Although I was quite emotional while I watched the DVD, I managed to jot down a few things that I felt were important, or interesting, or just amusing. From what was said, most of the people interviewed were born between 1905 and 1912, so many of the recollections were pre-Route 66 days. There were numerous references to how busy and vital Afton once was, primarily because of the large number of trains that stopped there -- about 20 in a 24-hour period. Many buildings had rooms on their second floors where railroad workers could "flop".
There was talk of several livery stables, and how many people would come in from the country in their buggies. A five-mile trip to Afton to shop was considered a big deal, an all-day excursion. The largest celebration of the year was held on the 4th of July, when people came from all around to party all day and night.Fourth of July in Afton
Every Saturday night, all the stores remained open until midnight because the "country people" would come in to stock up on necesssities and to eat at one of the numerous cafes in town.Cross Mercantile
One woman told of coming to Afton from the country when she was very young and finding the granite pillar in front of the bank to be the most beautiful thing she'd ever seen. Old bank building - note pillar
One extraordinary fact that surprised me was reference to the "town pump" which stood in the middle of the intersection of "66 and Main". Wow, that blew me away!
Around election time, the men of Afton (but not the women, since they couldn't vote) would gather in town and many fights would break out between the opposing factions. One woman described Afton as a "shoot 'em up" town. Another described it as the "hay center of the world", which might be a bit of hyperbole, but I'm sure that at the time the citizens believed it.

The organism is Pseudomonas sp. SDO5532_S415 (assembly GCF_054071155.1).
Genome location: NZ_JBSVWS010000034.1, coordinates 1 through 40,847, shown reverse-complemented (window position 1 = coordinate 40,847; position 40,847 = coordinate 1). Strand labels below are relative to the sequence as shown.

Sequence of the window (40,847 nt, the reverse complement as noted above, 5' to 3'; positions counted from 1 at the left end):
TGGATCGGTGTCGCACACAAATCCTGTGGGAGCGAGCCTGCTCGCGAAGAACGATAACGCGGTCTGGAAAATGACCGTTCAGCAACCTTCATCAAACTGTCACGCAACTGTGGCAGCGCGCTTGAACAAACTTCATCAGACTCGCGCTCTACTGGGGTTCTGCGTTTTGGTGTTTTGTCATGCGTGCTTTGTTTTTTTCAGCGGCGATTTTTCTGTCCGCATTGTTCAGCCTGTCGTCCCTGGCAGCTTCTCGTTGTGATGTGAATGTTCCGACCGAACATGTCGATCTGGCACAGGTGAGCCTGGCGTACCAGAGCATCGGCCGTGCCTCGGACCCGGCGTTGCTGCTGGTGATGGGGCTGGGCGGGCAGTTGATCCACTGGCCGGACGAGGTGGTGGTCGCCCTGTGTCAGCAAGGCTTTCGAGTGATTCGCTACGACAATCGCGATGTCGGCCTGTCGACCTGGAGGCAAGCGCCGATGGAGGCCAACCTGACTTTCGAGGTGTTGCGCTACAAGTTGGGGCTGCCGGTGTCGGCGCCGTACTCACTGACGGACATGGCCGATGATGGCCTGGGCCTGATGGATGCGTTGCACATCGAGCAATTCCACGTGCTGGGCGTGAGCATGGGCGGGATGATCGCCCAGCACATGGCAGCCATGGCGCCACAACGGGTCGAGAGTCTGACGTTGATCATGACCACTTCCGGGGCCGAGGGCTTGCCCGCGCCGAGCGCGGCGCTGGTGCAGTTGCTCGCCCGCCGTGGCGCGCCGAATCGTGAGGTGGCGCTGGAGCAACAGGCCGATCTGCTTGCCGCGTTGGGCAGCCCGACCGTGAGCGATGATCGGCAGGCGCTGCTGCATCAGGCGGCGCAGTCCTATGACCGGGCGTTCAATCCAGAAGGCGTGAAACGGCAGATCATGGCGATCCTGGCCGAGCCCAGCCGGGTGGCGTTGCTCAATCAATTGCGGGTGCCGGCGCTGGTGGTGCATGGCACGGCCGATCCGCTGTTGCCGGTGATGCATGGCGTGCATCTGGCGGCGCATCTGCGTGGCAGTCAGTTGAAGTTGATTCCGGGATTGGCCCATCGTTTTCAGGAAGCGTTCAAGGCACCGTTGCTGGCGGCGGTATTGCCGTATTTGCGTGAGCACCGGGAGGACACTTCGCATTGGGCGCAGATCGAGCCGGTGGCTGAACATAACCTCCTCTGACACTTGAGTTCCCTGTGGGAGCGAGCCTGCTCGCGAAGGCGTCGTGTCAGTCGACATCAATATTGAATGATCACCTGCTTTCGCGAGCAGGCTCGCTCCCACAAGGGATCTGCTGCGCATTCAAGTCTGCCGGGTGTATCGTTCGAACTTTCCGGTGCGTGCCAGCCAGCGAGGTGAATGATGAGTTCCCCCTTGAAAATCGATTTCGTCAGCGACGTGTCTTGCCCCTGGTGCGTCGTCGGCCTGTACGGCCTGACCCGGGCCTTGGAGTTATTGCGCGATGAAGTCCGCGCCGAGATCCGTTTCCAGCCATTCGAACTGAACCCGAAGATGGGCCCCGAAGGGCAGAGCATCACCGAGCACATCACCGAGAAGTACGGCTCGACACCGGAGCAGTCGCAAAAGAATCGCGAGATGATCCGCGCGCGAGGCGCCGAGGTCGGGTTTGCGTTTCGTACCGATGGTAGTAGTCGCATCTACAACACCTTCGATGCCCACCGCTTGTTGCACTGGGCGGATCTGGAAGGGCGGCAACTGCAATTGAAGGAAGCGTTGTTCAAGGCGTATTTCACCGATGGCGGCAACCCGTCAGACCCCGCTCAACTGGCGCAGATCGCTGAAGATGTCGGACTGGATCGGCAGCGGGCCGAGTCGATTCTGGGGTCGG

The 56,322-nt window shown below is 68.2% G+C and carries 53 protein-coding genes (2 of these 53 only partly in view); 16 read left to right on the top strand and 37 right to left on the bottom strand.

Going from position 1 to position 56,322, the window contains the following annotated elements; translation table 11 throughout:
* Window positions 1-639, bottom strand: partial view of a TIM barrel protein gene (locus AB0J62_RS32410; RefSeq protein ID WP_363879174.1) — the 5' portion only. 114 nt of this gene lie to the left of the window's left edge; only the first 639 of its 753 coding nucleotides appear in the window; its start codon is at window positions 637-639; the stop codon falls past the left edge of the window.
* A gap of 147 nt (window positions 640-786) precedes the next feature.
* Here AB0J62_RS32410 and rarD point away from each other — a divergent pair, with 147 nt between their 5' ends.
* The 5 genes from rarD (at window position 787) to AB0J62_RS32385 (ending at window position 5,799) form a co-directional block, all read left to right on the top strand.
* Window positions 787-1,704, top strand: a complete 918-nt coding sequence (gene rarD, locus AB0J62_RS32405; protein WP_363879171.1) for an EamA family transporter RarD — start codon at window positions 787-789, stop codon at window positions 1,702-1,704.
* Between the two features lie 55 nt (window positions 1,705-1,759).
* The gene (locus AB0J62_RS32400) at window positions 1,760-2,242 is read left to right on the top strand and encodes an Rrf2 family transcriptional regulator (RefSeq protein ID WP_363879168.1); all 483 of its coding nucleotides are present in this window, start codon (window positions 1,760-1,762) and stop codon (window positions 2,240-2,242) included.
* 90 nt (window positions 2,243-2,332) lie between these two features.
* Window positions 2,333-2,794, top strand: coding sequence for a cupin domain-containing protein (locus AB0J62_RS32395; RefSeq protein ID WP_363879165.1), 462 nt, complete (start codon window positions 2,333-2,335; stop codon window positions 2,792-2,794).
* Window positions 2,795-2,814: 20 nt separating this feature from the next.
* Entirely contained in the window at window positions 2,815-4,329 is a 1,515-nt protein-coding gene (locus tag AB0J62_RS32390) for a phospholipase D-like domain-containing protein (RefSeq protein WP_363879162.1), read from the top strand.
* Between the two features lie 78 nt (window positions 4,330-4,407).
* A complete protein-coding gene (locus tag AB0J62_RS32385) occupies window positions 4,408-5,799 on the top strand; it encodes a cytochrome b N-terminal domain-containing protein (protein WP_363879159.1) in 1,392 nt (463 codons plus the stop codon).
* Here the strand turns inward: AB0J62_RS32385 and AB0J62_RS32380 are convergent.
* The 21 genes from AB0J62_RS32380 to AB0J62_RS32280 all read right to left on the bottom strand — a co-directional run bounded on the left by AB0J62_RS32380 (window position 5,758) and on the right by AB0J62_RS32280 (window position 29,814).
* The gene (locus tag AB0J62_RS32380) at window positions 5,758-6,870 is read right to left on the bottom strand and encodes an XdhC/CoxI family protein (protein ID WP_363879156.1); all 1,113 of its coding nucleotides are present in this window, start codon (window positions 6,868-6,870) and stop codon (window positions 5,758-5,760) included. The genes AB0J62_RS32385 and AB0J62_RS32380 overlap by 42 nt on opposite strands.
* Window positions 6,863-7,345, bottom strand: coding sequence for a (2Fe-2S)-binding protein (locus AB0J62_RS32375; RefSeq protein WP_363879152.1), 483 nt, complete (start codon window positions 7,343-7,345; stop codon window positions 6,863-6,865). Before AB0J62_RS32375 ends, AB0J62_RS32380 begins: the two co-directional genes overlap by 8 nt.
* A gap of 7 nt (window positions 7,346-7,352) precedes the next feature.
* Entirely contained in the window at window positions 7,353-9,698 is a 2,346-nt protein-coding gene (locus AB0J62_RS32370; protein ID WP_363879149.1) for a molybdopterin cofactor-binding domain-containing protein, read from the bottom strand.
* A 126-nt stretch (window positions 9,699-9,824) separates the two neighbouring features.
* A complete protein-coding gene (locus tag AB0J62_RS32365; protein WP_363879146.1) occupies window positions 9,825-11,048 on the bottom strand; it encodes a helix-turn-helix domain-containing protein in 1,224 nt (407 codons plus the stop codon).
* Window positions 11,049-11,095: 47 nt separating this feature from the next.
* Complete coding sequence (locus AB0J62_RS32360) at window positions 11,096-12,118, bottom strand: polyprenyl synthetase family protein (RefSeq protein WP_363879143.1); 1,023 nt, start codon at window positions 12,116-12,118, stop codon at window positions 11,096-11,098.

There was only one black family in town, and the gentleman whose name was Uncle Joe was in charge of uprighting the outhouses which were frequently tipped over by exuberant teen age boys.
There was oh, so much more that I can relate here. If there's a way I can post the entire CD, I will do that. In the meantime, I must say that one woman said "I can't think of this becoming a ghost town", and another said "There's just no town pride any more." I'm afraid that, sadly, I must agree.
On a different note, I noticed when passing the Blue Whale yesterday on my way home from Afton, that he was encased in a frozen pond. I couldn't stop to take a photo because of a car riding my back bumper. Fortunately, however, Brad Nickson (who is a great photographer) went out there this morning and took this picture of the frozen fishie. Thanks, Brad!